The first time she’d come to London, her father had taken her for a ride on the top of a red double-decker bus, and it was the highlight of her trip. She’d been in England with her father and the second of five stepmothers on their honeymoon, but that particular stepmother hadn’t cared for London, and considered public transport unhygienic. Georgina had been a skinny eight-year-old then, legs dangling from the seat, all huge eyes and unruly hair. The legs had grown and filled out in the right places, but the hair and eyes had stayed much the same through another three stepmothers.
Georgina didn’t remember her own mother, who had walked out on her and her father when she was six months old, taking a wardrobe of clothes and Georgina’s two-year-old brother with her.
Her first stepmother had been into pink and prettiness, and Georgina hadn’t taken kindly to being decked out in the frills and fussiness that made her look, she told her father in a fit of rage, like something just out of the poodle parlour. Number three stepmother was a hippie and way-out; her lasting legacy was teaching Georgina how to relax and tune out, which she’d done so effectually at school that there’d been talk of remedial classes. That one had gone off to India to join an ashram, presumably to assuage the materialistic guilt she must have felt over taking Georgina’s father for every penny he had.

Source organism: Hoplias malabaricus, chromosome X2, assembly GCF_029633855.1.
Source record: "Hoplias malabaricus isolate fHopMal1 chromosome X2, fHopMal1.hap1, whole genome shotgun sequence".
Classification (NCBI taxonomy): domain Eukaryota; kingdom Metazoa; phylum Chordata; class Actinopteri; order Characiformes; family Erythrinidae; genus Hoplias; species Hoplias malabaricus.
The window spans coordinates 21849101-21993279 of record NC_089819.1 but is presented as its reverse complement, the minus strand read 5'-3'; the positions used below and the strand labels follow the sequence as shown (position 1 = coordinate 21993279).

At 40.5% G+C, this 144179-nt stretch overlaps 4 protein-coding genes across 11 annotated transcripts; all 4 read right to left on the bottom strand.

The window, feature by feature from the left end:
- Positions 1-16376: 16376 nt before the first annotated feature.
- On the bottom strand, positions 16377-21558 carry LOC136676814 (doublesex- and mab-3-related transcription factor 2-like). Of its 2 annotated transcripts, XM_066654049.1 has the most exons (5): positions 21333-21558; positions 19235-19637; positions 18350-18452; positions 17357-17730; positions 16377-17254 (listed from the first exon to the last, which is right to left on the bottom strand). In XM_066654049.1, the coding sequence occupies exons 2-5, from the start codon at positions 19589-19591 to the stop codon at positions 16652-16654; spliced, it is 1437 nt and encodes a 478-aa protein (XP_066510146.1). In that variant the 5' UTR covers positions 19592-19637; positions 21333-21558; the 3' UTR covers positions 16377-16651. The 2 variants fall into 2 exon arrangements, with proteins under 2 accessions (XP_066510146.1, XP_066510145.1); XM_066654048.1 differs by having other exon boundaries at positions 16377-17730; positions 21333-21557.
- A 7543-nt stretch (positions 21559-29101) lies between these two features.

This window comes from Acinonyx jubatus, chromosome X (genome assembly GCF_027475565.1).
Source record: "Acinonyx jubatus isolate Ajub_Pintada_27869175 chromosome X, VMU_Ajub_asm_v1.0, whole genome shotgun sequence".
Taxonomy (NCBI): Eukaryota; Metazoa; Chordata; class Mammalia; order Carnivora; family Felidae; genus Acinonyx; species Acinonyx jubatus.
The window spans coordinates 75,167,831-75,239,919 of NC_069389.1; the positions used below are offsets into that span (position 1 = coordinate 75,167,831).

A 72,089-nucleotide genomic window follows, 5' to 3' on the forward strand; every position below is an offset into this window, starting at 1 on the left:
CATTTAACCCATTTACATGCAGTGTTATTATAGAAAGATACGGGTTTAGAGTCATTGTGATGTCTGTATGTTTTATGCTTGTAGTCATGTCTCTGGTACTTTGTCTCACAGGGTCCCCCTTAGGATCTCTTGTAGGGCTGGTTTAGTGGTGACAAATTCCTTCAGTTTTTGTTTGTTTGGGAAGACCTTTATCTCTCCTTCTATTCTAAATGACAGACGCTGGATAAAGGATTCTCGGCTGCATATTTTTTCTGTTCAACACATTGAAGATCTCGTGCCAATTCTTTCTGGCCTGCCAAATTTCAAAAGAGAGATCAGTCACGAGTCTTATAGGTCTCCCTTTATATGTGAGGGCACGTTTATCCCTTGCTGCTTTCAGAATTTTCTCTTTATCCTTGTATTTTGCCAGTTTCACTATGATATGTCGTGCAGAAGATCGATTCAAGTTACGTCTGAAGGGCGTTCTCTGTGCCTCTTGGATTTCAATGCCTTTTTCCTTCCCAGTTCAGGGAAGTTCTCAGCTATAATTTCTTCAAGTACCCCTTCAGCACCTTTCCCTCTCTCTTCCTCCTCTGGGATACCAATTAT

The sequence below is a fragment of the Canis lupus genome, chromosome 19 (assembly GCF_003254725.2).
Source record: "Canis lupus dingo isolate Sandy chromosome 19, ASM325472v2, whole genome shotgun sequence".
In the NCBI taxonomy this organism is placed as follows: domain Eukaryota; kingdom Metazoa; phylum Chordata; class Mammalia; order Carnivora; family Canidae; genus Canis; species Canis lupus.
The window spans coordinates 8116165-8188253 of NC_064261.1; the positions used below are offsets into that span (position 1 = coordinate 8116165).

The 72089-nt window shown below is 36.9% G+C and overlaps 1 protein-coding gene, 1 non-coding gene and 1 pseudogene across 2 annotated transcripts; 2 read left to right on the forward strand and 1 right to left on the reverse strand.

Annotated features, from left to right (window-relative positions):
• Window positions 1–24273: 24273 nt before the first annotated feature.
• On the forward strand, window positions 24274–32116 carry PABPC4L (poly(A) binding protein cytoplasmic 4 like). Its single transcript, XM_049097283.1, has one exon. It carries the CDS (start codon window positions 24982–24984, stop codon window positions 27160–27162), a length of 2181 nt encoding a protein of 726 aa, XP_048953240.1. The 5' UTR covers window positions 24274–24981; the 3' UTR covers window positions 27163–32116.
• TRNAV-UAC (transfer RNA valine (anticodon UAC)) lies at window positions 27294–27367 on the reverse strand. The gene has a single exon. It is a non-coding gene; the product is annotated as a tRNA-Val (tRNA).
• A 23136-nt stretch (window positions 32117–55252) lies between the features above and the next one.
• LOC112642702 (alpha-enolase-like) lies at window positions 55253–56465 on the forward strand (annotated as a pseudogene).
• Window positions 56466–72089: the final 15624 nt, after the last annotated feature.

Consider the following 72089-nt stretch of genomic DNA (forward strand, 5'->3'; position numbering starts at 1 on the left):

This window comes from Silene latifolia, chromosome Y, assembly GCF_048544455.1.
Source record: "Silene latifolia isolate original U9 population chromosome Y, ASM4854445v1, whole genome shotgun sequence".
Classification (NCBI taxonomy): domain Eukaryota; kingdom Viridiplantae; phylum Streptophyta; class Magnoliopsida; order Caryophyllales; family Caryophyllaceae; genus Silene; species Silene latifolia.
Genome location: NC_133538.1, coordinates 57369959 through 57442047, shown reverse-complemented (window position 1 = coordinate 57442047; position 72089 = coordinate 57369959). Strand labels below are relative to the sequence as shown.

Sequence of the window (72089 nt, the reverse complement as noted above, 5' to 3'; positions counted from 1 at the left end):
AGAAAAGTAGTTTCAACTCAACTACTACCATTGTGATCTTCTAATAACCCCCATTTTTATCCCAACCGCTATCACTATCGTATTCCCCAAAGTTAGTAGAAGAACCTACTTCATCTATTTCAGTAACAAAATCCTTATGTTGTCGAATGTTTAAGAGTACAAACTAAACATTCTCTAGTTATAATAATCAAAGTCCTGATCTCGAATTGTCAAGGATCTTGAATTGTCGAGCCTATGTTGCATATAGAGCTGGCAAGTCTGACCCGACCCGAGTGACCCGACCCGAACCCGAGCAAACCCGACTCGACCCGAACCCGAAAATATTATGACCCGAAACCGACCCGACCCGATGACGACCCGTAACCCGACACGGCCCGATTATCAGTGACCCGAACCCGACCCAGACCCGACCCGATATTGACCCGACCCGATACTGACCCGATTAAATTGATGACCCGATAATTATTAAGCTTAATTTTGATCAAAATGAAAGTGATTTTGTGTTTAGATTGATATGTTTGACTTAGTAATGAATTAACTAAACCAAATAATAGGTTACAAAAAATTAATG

After her had come Louise, the brightest and the best of her stepmothers. Intelligent and thoughtful, raised in a Quaker family, she had encouraged Georgina to take her studies and life seriously. Without her, there would have been no top college for Georgina, and no chance of the career as academic and writer that she now enjoyed. Although Louise, presently living the pure life with a woman friend in the wilds of Canada, would have frowned at the word enjoyed. Endured was more her style.
Forty-eight chapters. Enough to make a whole book. Except for the minor problem that they were all Chapter One. She must breathe properly, close her eyes, relax her shoulders, relax her jaw, relax her scalp. How did you relax your scalp? Count your blessings. You have good health. You have a brain. You have an education. You have great legs and straight teeth. You live in a house far nicer than you can afford, because you have a kind landlord. You like your landlord. You get on fine with his girlfriend. You have an agent. An important London agent. You are a published author, of a prize-winning book, which received rave reviews and made you into a Literary Name.
Magdalene Crib by Georgina Jackson. 426pp